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Deborah Cannada, Librarian - West Side Elementary School, Charleston, WV.

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Worker Center Partnerships

The National Taxi Workers Alliance made history when its leader, Bhairavi Desai, accepted the organization's charter as a member union of the AFL-CIO on Oct. 20, 2011.

The union movement works to improve the lives of all people who work—not just those who have the benefits of union membership. In fact, the AFL-CIO has formed partnerships with worker centers and other groups of working people who do not have the legal right to collective bargaining. Some, like taxi workers, have been misclassified as independent contractors. Others, including domestic workers and day laborers, have been excluded from coverage by U.S. labor laws. All workers deserve fair treatment, respect and a voice at work, regardless of how they are classified by employers or regarded by labor law.

In 2006, the AFL-CIO began to formalize its relationship with the flourishing worker center movement—-domestically and internationally—in a number of ways. That year, the federation’s Executive Council authorized worker centers to formally affiliate with state labor federations, local labor councils and Working America. At the same time, the AFL-CIO entered into an historic partnership with the National Day Laborer Organizing Network under which the two organizations pledged to work together on state and local enforcement of rights, worker protections in areas including wage and hour laws, health and safety regulations, immigrants’ rights and employee misclassification, as well as immigration reform.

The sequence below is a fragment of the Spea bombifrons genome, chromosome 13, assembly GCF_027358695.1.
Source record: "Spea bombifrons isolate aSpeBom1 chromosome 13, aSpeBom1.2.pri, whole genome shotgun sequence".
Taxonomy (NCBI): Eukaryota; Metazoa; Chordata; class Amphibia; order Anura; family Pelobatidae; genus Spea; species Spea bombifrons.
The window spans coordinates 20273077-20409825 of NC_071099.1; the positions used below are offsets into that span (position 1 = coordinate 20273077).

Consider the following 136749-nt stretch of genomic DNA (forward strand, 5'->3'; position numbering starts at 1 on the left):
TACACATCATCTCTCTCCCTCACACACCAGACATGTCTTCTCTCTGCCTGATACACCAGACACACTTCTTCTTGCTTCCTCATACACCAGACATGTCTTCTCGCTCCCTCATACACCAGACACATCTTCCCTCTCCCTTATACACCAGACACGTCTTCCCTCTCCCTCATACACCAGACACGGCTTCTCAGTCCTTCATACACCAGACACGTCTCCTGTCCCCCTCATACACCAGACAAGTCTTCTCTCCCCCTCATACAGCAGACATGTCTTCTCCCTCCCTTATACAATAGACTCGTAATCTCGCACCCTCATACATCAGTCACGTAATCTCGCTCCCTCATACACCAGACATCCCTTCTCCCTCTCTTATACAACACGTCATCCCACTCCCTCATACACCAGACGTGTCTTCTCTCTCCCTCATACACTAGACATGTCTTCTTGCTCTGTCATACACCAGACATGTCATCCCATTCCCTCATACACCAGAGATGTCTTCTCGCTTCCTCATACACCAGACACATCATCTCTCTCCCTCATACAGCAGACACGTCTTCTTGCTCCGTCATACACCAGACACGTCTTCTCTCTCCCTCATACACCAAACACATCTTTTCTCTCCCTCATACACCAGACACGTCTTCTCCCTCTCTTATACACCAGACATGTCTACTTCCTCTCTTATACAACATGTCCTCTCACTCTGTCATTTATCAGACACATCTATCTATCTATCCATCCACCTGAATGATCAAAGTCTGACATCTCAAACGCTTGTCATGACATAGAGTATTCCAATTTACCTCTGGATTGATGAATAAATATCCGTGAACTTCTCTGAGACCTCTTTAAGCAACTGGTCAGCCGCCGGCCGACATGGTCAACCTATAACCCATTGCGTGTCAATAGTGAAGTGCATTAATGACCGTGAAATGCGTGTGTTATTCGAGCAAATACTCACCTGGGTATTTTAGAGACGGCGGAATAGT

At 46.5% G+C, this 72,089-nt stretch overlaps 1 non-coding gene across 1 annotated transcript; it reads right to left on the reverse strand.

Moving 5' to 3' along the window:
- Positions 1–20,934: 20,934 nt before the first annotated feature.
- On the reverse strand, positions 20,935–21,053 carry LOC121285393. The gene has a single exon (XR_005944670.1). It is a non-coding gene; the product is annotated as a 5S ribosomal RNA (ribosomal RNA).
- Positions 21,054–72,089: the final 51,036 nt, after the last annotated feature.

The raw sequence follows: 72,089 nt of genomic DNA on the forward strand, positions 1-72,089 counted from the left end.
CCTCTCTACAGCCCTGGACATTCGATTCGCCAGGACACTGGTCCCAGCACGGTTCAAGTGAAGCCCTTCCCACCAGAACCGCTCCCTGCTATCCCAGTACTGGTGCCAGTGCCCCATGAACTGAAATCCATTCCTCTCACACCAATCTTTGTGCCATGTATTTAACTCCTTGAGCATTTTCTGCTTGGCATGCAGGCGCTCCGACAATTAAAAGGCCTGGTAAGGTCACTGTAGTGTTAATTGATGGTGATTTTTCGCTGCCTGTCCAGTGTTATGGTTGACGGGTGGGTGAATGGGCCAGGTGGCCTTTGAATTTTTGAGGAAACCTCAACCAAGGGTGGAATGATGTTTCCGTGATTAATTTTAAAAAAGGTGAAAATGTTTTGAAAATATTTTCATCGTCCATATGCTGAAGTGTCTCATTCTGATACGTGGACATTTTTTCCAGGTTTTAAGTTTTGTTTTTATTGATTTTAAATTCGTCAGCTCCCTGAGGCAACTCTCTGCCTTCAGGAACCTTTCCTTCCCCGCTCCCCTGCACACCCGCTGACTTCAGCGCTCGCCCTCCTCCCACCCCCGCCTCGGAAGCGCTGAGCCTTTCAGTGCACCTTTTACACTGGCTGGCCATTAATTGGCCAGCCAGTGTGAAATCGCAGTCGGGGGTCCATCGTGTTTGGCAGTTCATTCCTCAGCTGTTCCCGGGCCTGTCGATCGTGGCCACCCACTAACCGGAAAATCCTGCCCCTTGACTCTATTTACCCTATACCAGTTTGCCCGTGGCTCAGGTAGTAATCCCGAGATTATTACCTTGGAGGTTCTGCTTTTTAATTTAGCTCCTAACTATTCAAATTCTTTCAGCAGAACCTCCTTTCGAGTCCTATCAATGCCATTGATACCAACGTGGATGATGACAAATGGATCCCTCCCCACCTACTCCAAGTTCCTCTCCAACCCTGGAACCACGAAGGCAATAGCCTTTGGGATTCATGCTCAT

The AFL-CIO continues to work with worker centers, in both the United States and Mexico, on organizing campaigns, policy initiatives and legislative and other joint efforts. In September 2011, the National Taxi Workers’ Alliance (the first worker center to formally affiliate with a local AFL-CIO body) became the first nontraditional workers’ organization to become formally chartered by the national AFL-CIO in more than six decades. 

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7 Reasons Right to Work Is Wrong for Warren County, Ky. (and Everywhere Else)

Kenneth Quinnell
7 Reasons Right to Work Is Wrong for Warren County, Ky. (and Everywhere Else)

In Warren County, Ky., a fiscal court has given preliminary approval to a local "right to work" for less ordinance. The measure is worded as to prevent any worker covered by the National Labor Relations Act from being required to join or pay dues to a union as a condition of employment. Since it is already illegal in the United States to require workers to join unions, the real focus of the measure is to weaken workers in negotiations with employers for decent wages and benefits. Instead of passing illegal ordinances that are a big waste of time and resources for the county, those efforts should be spent in other ways like focusing on raising wages for Warren County residents. 

If you're in Kentucky, call the fiscal court today and tell them you oppose the right to work ordinance: 1-855-721-3304

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Need more information, or to connect a worker center with the AFL-CIO? Send an email to workercenters [at] aflcio.org.

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